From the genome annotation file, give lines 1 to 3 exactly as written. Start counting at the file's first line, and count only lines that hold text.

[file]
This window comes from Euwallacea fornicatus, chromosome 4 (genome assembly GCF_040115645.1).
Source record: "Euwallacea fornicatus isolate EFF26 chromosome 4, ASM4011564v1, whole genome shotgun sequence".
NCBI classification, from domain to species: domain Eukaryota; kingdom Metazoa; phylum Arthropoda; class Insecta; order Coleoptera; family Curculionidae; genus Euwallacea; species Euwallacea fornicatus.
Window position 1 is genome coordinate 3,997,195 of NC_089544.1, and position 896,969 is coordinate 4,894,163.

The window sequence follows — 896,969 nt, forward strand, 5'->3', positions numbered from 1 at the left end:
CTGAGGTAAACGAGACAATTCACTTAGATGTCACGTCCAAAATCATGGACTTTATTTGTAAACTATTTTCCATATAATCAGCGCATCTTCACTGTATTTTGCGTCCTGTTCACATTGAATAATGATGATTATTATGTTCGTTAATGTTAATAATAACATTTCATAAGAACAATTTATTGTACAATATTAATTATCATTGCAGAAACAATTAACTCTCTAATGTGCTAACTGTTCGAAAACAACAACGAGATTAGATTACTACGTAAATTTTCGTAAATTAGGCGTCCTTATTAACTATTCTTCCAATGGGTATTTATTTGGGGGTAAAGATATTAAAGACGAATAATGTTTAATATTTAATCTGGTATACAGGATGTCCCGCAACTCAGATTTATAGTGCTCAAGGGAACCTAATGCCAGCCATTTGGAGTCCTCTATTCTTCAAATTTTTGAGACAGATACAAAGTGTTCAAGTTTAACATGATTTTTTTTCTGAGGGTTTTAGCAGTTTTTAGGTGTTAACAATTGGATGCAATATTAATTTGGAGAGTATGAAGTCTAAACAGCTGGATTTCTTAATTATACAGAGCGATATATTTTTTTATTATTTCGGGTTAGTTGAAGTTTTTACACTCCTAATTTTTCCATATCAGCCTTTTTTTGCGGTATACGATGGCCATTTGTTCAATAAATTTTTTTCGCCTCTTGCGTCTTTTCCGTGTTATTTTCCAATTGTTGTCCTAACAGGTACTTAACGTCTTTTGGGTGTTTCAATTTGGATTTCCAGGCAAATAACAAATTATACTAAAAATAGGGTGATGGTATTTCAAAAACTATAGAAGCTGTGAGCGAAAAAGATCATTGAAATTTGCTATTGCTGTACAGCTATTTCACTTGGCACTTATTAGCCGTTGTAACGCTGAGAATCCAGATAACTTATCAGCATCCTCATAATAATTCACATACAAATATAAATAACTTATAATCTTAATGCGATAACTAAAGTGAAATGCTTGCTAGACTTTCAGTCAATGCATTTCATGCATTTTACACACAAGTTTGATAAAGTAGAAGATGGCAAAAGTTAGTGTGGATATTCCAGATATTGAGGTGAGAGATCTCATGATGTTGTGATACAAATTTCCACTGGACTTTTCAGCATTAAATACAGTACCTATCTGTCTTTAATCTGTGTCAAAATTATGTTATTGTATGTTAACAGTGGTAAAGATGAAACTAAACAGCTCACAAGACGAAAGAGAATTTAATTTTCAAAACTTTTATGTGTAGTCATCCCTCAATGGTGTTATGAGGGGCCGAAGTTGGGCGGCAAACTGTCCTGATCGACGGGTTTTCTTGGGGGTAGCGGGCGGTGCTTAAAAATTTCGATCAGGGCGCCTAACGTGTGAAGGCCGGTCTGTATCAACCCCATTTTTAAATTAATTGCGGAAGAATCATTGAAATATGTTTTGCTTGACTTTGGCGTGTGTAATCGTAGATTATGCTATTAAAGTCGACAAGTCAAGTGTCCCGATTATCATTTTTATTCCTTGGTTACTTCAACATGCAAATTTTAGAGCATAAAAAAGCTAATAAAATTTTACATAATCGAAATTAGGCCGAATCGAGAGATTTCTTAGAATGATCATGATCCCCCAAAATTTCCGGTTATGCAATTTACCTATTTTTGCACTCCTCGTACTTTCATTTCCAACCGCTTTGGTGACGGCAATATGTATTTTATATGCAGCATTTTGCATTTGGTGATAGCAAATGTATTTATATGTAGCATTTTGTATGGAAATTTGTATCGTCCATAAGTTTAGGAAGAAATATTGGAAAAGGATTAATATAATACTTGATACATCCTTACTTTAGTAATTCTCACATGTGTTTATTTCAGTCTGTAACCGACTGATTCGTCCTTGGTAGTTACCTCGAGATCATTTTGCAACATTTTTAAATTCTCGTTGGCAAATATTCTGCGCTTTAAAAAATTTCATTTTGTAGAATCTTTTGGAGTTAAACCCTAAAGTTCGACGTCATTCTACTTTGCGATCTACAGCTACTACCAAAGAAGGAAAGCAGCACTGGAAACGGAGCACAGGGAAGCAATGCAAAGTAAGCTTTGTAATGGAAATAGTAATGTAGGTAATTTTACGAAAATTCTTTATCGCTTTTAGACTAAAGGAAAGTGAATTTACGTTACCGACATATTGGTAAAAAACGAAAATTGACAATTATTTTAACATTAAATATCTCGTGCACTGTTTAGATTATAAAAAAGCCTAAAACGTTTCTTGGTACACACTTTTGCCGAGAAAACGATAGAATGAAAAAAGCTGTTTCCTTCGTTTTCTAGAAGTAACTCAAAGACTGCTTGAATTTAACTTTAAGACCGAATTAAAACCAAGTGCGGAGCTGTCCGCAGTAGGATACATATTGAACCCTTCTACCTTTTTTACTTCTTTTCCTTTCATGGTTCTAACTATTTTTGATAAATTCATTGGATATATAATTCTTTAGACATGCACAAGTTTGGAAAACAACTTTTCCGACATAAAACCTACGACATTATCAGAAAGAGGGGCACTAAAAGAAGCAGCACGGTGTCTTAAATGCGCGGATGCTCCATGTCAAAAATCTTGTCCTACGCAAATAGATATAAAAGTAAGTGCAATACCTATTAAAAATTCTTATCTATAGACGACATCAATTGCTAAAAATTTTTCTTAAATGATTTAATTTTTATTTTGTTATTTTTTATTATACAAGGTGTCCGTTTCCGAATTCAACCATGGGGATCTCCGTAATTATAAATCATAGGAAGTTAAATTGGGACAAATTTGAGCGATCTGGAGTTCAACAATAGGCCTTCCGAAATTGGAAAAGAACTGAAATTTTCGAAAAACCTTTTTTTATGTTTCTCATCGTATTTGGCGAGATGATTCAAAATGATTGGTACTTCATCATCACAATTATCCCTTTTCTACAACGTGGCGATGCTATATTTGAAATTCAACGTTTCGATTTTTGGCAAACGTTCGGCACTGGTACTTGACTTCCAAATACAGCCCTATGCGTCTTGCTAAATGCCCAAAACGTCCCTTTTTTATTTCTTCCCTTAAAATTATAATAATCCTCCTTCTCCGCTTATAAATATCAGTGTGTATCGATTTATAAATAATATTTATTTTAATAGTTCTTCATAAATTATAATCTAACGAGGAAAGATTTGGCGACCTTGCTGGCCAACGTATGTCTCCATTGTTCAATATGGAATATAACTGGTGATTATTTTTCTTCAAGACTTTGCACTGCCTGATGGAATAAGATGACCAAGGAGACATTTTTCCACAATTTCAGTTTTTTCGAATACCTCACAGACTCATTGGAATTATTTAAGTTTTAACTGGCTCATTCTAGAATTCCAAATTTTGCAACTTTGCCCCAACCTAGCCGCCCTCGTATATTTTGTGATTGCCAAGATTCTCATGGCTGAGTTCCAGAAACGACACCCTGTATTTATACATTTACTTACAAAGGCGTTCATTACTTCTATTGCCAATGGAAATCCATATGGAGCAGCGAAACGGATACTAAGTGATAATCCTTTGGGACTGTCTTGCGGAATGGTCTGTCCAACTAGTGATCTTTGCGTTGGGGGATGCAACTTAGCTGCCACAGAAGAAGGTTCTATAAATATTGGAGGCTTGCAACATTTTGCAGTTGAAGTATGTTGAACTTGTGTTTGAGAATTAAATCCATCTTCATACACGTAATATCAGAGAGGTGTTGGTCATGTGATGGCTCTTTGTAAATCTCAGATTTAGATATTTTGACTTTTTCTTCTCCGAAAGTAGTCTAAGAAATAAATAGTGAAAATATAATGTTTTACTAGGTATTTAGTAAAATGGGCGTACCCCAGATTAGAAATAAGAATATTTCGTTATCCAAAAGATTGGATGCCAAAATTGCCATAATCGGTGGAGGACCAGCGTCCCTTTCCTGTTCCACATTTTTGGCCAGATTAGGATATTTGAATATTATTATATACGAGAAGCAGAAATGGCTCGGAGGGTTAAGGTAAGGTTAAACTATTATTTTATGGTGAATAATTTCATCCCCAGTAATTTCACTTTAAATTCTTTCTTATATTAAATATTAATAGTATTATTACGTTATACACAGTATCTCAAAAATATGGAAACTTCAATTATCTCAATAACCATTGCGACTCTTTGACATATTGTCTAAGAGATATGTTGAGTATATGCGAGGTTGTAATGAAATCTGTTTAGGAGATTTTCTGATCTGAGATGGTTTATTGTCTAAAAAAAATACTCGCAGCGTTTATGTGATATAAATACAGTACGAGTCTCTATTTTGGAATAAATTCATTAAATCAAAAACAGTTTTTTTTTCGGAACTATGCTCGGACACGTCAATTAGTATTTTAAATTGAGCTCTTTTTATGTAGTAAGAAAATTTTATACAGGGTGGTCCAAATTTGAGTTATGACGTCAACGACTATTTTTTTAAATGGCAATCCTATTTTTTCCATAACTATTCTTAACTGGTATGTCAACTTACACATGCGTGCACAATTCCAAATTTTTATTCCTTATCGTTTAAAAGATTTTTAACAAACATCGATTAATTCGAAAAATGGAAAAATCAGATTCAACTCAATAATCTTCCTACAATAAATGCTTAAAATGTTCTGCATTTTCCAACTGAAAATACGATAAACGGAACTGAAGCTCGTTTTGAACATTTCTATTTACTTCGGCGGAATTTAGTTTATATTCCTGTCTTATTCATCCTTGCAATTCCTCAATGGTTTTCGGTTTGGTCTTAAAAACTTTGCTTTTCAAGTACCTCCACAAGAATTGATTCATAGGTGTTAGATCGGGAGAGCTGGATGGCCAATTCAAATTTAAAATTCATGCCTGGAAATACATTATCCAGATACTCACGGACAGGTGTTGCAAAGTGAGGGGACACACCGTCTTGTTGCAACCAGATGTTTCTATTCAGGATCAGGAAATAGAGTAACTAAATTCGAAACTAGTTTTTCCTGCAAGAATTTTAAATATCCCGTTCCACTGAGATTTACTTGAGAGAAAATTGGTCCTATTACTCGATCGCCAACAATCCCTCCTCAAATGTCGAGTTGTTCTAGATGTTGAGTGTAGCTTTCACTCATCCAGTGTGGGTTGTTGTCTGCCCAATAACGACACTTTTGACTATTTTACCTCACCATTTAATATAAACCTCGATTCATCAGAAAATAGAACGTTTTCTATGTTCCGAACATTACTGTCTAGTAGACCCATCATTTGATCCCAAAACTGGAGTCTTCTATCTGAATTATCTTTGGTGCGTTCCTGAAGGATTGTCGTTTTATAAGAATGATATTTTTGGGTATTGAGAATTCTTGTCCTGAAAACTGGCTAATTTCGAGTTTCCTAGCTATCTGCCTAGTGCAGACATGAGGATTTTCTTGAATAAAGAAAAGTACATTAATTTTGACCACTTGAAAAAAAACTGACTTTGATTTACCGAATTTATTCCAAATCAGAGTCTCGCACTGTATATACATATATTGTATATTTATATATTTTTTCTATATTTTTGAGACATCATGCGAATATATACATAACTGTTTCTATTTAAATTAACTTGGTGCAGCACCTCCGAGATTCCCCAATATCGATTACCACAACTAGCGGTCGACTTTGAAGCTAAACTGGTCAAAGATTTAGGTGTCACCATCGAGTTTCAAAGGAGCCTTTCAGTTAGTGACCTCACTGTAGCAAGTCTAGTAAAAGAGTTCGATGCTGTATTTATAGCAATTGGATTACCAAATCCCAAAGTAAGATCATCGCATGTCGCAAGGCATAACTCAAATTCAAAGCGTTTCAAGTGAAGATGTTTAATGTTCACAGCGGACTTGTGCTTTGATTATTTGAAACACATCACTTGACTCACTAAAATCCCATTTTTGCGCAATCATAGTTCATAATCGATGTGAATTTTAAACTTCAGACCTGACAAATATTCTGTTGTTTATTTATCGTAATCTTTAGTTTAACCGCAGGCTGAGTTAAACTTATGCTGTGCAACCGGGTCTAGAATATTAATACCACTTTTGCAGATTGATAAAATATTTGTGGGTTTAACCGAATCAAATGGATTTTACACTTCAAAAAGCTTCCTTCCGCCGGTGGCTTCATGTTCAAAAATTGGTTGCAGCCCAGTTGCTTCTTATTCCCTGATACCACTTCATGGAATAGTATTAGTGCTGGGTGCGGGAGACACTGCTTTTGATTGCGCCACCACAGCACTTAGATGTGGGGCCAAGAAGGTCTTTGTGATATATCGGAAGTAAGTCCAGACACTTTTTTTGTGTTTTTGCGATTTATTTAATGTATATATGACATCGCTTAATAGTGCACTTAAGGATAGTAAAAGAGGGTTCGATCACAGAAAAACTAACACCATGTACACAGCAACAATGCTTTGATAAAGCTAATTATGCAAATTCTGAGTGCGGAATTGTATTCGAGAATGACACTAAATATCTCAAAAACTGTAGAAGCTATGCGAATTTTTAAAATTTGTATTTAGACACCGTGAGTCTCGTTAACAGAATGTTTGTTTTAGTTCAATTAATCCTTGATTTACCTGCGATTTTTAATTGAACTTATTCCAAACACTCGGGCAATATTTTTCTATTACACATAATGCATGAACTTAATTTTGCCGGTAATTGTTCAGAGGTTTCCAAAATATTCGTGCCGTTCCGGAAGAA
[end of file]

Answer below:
This window comes from Euwallacea fornicatus, chromosome 4 (genome assembly GCF_040115645.1).
Source record: "Euwallacea fornicatus isolate EFF26 chromosome 4, ASM4011564v1, whole genome shotgun sequence".
NCBI classification, from domain to species: domain Eukaryota; kingdom Metazoa; phylum Arthropoda; class Insecta; order Coleoptera; family Curculionidae; genus Euwallacea; species Euwallacea fornicatus.